Wednesday 8 January 2014

The Lost Garden

Last week we went down the lane to the cliffs so this week I thought I’d take you up the hill to the ‘lost’ garden. I discovered this some years ago whilst rambling through the olive groves at the back of the house. In truth it is not lost at all but merely neglected and belongs to a neighbour of mine. I have two reasons for wanting to visit it today: firstly it contains a pond that I would like to get to the bottom of (literally) and secondly his oranges and lemons are ripe and he always lets me have a few to make some English style marmalade.

Turning off the lane we climb through the olive grove through shoulder high stalks of last year’s fennel passing carob and fig trees until we come to the citrus trees, the air highly perfumed by fruit ripening in the early morning sun. Grapevines sprawl along the ground like Medusa’s snakes on a bad hair day and poking out from between the tendrils is an insignificant looking plant with small, yellow flowers.

White Mustard (Sinapis alba)
Take a closer look. Those hairy seed capsules (called siliquae) are full of mustard seeds, in this case white mustard. Although these produce a milder flavour than black or brown Indian mustard the strength of any of them can be varied. The addition of water to the ground seeds releases two chemical compounds which create the ‘heat’. As one of the compounds, an enzyme called myrosinase, is denatured by high temperatures, mixing the seed with hot water creates a milder mustard and mixing with cold water creates a hot mustard.

Climbing over a low stone wall we come to the pond, dominated at one end by a huge wall of Rosemary which climbs the cliff behind it. Honey bees and butterflies are busy harvesting nectar from its small blue flowers. Beneath our feet is a bed of Horse Mint which has run wild so our every step releases an invigorating draught of fresh minty air.

The rescued beetle (Elaphocera sp.)
The surface of the pond is quiet at this time of year apart from one small beetle, flailing about and very much out of his element as he is not one of the aquatic species. I’ll rescue him and take him home to dry out and then we can take a closer look at him. I’ll also take some water samples from the top, middle and bottom of the pond and we can examine them under the microscope when we get back.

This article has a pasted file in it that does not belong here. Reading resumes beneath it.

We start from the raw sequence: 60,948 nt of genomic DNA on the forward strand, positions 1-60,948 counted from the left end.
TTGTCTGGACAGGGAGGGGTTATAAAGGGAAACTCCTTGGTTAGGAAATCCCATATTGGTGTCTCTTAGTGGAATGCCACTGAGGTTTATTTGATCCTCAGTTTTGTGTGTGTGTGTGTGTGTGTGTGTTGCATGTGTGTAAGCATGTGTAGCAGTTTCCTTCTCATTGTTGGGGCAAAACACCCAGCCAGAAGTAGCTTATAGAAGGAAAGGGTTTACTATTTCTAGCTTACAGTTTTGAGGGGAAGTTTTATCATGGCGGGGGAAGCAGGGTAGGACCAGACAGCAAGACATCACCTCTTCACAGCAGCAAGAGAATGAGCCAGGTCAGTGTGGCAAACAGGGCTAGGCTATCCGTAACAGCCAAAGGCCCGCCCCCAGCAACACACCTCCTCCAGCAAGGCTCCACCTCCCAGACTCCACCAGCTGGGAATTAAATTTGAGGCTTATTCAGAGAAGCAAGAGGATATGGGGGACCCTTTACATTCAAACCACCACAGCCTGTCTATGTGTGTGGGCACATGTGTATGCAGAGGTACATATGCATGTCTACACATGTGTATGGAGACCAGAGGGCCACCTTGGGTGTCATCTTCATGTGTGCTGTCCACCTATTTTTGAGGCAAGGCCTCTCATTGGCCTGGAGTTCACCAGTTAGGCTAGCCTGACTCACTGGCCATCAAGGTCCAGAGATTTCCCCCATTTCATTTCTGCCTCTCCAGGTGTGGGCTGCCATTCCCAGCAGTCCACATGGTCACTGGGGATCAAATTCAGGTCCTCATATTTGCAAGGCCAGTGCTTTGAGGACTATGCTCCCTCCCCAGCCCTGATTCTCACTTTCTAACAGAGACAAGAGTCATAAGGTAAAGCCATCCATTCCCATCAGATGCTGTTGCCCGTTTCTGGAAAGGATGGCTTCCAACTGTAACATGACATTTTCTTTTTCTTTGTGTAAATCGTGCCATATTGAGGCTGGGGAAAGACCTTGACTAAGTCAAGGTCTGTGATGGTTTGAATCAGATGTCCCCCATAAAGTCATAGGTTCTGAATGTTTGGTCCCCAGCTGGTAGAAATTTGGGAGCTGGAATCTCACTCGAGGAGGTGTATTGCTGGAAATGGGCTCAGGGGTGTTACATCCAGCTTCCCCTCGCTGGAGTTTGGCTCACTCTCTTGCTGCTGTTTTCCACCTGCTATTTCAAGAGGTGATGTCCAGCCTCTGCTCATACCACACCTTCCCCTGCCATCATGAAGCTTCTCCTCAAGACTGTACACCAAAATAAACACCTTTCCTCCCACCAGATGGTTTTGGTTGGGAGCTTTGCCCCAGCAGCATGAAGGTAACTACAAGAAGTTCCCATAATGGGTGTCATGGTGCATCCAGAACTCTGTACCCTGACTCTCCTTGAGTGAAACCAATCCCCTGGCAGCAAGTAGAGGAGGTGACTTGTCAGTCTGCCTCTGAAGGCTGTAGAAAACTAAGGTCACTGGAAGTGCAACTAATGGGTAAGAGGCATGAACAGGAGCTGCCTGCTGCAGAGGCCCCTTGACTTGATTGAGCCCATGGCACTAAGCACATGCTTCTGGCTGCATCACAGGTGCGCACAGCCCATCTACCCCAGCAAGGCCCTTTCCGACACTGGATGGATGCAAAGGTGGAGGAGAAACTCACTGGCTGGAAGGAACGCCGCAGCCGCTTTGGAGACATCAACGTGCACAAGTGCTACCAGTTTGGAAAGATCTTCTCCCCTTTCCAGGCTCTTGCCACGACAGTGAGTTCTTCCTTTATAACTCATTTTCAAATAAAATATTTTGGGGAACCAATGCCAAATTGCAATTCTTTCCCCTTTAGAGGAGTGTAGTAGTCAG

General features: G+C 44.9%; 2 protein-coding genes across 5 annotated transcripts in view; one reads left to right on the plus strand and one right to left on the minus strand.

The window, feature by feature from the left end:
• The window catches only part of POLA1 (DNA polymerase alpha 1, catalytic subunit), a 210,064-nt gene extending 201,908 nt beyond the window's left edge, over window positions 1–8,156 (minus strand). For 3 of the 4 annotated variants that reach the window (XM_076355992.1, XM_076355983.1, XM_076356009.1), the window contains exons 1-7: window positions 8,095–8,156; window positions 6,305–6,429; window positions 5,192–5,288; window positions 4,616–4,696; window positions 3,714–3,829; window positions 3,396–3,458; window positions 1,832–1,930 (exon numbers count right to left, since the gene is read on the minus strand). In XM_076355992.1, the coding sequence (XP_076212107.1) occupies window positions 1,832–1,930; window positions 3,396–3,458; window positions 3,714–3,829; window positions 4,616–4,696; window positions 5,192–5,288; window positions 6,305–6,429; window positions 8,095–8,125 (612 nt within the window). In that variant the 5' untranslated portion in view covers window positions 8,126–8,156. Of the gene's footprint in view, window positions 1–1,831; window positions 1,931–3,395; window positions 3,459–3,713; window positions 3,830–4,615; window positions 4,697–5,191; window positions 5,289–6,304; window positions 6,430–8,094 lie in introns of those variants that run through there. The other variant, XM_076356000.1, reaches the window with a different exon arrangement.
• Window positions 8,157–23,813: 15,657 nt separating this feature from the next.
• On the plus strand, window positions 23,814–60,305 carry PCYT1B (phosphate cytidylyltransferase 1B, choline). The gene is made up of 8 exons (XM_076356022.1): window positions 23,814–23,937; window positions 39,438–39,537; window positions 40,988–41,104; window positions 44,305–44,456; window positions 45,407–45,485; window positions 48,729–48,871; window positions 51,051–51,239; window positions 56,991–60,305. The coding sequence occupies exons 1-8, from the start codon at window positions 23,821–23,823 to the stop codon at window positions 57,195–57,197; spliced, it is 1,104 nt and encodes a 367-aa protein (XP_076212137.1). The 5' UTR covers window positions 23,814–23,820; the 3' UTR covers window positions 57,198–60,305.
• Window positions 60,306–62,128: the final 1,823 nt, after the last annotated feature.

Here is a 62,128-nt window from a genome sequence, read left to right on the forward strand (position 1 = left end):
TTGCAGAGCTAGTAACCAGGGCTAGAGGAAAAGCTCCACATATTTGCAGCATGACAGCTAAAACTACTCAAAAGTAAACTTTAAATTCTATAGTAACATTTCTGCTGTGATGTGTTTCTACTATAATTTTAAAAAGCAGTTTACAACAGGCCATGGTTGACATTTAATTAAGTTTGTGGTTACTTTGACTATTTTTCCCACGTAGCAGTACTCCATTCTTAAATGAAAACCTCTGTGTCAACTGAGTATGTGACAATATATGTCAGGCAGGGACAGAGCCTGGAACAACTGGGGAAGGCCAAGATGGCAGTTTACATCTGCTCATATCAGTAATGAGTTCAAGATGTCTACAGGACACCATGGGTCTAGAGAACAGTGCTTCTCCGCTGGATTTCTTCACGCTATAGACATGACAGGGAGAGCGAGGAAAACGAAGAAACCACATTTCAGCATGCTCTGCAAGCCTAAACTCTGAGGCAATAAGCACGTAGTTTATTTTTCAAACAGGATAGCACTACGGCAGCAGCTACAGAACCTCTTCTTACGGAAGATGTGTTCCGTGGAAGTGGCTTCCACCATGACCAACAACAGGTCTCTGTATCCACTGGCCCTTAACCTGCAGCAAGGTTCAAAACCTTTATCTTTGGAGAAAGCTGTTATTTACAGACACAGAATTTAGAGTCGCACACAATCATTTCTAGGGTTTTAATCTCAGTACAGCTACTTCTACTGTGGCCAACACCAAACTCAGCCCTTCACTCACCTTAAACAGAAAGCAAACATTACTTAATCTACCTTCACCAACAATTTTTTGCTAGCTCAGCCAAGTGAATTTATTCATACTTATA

Inocybe sp.?
Retracing our steps and pausing to collect four oranges and a lemon en route we make for the other end of the garden. Here among the leaf litter below the Linden trees is a little cluster of mushrooms. I am happy to find these as the fungi season is very short out here and we have nowhere near the diversity that exists in more northerly latitudes. These are gill mushrooms of the order Agaricales and, though I’m no mycologist, their fibrous caps lead me to believe that they may be members of the Inocybaceae family. Anyone care to elaborate?

So, let us head for home and get these pond samples under the microscope. 

The top and middle levels are providing nothing much of interest but down in the murky depths we have life. These tiny little creatures are called diatoms, a type of algae that forms the very basis of the complex food web of the pond. Without these our pond would be sterile. Fascinating stuff nature, isn’t it?

As usual there was far more to see and discuss than could be covered in one small blog but you can see more on our facebook page: Steve's Naturalists' Group. Meanwhile I’ll leave you with a few butterflies that can be seen in the south of Crete in January, some of which were flitting around the Rosemary back at the pond. Until next week – good hunting.



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